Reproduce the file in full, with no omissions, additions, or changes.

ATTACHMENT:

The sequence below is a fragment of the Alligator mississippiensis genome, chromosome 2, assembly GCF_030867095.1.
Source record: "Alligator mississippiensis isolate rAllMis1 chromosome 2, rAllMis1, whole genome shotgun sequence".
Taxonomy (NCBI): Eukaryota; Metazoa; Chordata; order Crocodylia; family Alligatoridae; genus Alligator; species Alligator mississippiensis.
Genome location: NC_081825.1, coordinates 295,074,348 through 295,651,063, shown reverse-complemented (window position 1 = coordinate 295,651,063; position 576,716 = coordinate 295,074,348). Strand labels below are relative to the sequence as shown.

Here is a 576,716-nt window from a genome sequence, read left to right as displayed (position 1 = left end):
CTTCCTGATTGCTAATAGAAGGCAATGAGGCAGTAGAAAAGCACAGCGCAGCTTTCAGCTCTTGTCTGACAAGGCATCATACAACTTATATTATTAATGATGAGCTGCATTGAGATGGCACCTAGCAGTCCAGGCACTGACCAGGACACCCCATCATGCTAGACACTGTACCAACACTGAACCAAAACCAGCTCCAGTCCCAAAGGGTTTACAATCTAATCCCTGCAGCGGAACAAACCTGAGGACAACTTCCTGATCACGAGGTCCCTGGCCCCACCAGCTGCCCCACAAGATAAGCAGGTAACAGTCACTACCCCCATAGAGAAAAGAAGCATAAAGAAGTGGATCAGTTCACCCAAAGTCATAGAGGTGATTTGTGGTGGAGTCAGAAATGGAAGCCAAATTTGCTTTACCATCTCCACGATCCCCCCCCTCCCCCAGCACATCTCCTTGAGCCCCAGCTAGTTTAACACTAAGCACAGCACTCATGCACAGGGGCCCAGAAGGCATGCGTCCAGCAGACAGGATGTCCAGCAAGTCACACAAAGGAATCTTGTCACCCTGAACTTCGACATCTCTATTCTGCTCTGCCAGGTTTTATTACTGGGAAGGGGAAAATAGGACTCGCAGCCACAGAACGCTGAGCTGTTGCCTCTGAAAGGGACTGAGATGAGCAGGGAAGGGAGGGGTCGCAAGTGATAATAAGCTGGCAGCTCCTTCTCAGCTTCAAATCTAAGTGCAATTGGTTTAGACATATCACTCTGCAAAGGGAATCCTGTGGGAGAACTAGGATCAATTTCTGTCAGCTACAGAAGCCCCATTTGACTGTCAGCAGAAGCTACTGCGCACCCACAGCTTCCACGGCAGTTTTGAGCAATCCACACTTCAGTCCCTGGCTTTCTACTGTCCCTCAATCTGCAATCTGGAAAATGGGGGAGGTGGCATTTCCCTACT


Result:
The sequence below is a fragment of the Alligator mississippiensis genome, chromosome 2, assembly GCF_030867095.1.
Source record: "Alligator mississippiensis isolate rAllMis1 chromosome 2, rAllMis1, whole genome shotgun sequence".
Taxonomy (NCBI): Eukaryota; Metazoa; Chordata; order Crocodylia; family Alligatoridae; genus Alligator; species Alligator mississippiensis.
Genome location: NC_081825.1, coordinates 295,074,348 through 295,651,063, shown reverse-complemented (window position 1 = coordinate 295,651,063; position 576,716 = coordinate 295,074,348). Strand labels below are relative to the sequence as shown.

Here is a 576,716-nt window from a genome sequence, read left to right as displayed (position 1 = left end):
CTTCCTGATTGCTAATAGAAGGCAATGAGGCAGTAGAAAAGCACAGCGCAGCTTTCAGCTCTTGTCTGACAAGGCATCATACAACTTATATTATTAATGATGAGCTGCATTGAGATGGCACCTAGCAGTCCAGGCACTGACCAGGACACCCCATCATGCTAGACACTGTACCAACACTGAACCAAAACCAGCTCCAGTCCCAAAGGGTTTACAATCTAATCCCTGCAGCGGAACAAACCTGAGGACAACTTCCTGATCACGAGGTCCCTGGCCCCACCAGCTGCCCCACAAGATAAGCAGGTAACAGTCACTACCCCCATAGAGAAAAGAAGCATAAAGAAGTGGATCAGTTCACCCAAAGTCATAGAGGTGATTTGTGGTGGAGTCAGAAATGGAAGCCAAATTTGCTTTACCATCTCCACGATCCCCCCCCTCCCCCAGCACATCTCCTTGAGCCCCAGCTAGTTTAACACTAAGCACAGCACTCATGCACAGGGGCCCAGAAGGCATGCGTCCAGCAGACAGGATGTCCAGCAAGTCACACAAAGGAATCTTGTCACCCTGAACTTCGACATCTCTATTCTGCTCTGCCAGGTTTTATTACTGGGAAGGGGAAAATAGGACTCGCAGCCACAGAACGCTGAGCTGTTGCCTCTGAAAGGGACTGAGATGAGCAGGGAAGGGAGGGGTCGCAAGTGATAATAAGCTGGCAGCTCCTTCTCAGCTTCAAATCTAAGTGCAATTGGTTTAGACATATCACTCTGCAAAGGGAATCCTGTGGGAGAACTAGGATCAATTTCTGTCAGCTACAGAAGCCCCATTTGACTGTCAGCAGAAGCTACTGCGCACCCACAGCTTCCACGGCAGTTTTGAGCAATCCACACTTCAGTCCCTGGCTTTCTACTGTCCCTCAATCTGCAATCTGGAAAATGGGGGAGGTGGCATTTCCCTACT